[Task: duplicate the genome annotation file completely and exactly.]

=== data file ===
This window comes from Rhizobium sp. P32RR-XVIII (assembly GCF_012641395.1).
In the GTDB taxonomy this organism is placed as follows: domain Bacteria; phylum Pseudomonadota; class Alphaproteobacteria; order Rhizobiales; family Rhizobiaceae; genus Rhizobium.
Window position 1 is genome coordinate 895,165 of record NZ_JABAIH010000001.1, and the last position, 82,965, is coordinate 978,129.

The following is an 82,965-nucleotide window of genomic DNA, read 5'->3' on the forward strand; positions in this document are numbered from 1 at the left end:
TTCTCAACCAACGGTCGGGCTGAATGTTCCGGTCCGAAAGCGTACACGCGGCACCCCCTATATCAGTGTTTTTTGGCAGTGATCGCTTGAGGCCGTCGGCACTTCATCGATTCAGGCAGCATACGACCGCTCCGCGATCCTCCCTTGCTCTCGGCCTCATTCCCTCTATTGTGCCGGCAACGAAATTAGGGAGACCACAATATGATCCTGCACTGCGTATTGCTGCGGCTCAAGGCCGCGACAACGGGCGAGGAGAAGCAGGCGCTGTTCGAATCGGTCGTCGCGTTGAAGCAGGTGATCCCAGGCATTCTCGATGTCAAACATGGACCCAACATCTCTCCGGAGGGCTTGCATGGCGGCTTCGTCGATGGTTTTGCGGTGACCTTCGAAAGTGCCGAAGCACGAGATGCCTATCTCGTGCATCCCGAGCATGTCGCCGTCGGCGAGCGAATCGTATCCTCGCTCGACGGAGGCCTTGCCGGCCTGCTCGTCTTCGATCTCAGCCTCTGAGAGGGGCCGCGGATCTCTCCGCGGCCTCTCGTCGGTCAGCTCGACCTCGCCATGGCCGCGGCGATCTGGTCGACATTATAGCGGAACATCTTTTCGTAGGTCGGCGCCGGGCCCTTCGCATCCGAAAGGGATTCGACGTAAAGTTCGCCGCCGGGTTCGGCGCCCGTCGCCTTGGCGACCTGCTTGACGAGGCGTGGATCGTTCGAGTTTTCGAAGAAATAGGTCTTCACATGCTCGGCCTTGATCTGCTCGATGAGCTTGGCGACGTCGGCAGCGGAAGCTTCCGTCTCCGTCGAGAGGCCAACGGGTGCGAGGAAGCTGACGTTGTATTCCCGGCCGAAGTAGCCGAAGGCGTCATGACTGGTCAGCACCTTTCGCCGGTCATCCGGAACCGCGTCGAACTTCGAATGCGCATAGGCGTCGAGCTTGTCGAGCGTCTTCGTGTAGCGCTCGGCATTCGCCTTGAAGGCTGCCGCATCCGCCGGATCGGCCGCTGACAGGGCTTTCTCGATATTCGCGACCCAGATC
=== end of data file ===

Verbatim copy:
This window comes from Rhizobium sp. P32RR-XVIII (assembly GCF_012641395.1).
In the GTDB taxonomy this organism is placed as follows: domain Bacteria; phylum Pseudomonadota; class Alphaproteobacteria; order Rhizobiales; family Rhizobiaceae; genus Rhizobium.
Window position 1 is genome coordinate 895,165 of record NZ_JABAIH010000001.1, and the last position, 82,965, is coordinate 978,129.

The following is an 82,965-nucleotide window of genomic DNA, read 5'->3' on the forward strand; positions in this document are numbered from 1 at the left end:
TTCTCAACCAACGGTCGGGCTGAATGTTCCGGTCCGAAAGCGTACACGCGGCACCCCCTATATCAGTGTTTTTTGGCAGTGATCGCTTGAGGCCGTCGGCACTTCATCGATTCAGGCAGCATACGACCGCTCCGCGATCCTCCCTTGCTCTCGGCCTCATTCCCTCTATTGTGCCGGCAACGAAATTAGGGAGACCACAATATGATCCTGCACTGCGTATTGCTGCGGCTCAAGGCCGCGACAACGGGCGAGGAGAAGCAGGCGCTGTTCGAATCGGTCGTCGCGTTGAAGCAGGTGATCCCAGGCATTCTCGATGTCAAACATGGACCCAACATCTCTCCGGAGGGCTTGCATGGCGGCTTCGTCGATGGTTTTGCGGTGACCTTCGAAAGTGCCGAAGCACGAGATGCCTATCTCGTGCATCCCGAGCATGTCGCCGTCGGCGAGCGAATCGTATCCTCGCTCGACGGAGGCCTTGCCGGCCTGCTCGTCTTCGATCTCAGCCTCTGAGAGGGGCCGCGGATCTCTCCGCGGCCTCTCGTCGGTCAGCTCGACCTCGCCATGGCCGCGGCGATCTGGTCGACATTATAGCGGAACATCTTTTCGTAGGTCGGCGCCGGGCCCTTCGCATCCGAAAGGGATTCGACGTAAAGTTCGCCGCCGGGTTCGGCGCCCGTCGCCTTGGCGACCTGCTTGACGAGGCGTGGATCGTTCGAGTTTTCGAAGAAATAGGTCTTCACATGCTCGGCCTTGATCTGCTCGATGAGCTTGGCGACGTCGGCAGCGGAAGCTTCCGTCTCCGTCGAGAGGCCAACGGGTGCGAGGAAGCTGACGTTGTATTCCCGGCCGAAGTAGCCGAAGGCGTCATGACTGGTCAGCACCTTTCGCCGGTCATCCGGAACCGCGTCGAACTTCGAATGCGCATAGGCGTCGAGCTTGTCGAGCGTCTTCGTGTAGCGCTCGGCATTCGCCTTGAAGGCTGCCGCATCCGCCGGATCGGCCGCTGACAGGGCTTTCTCGATATTCGCGACCCAGATC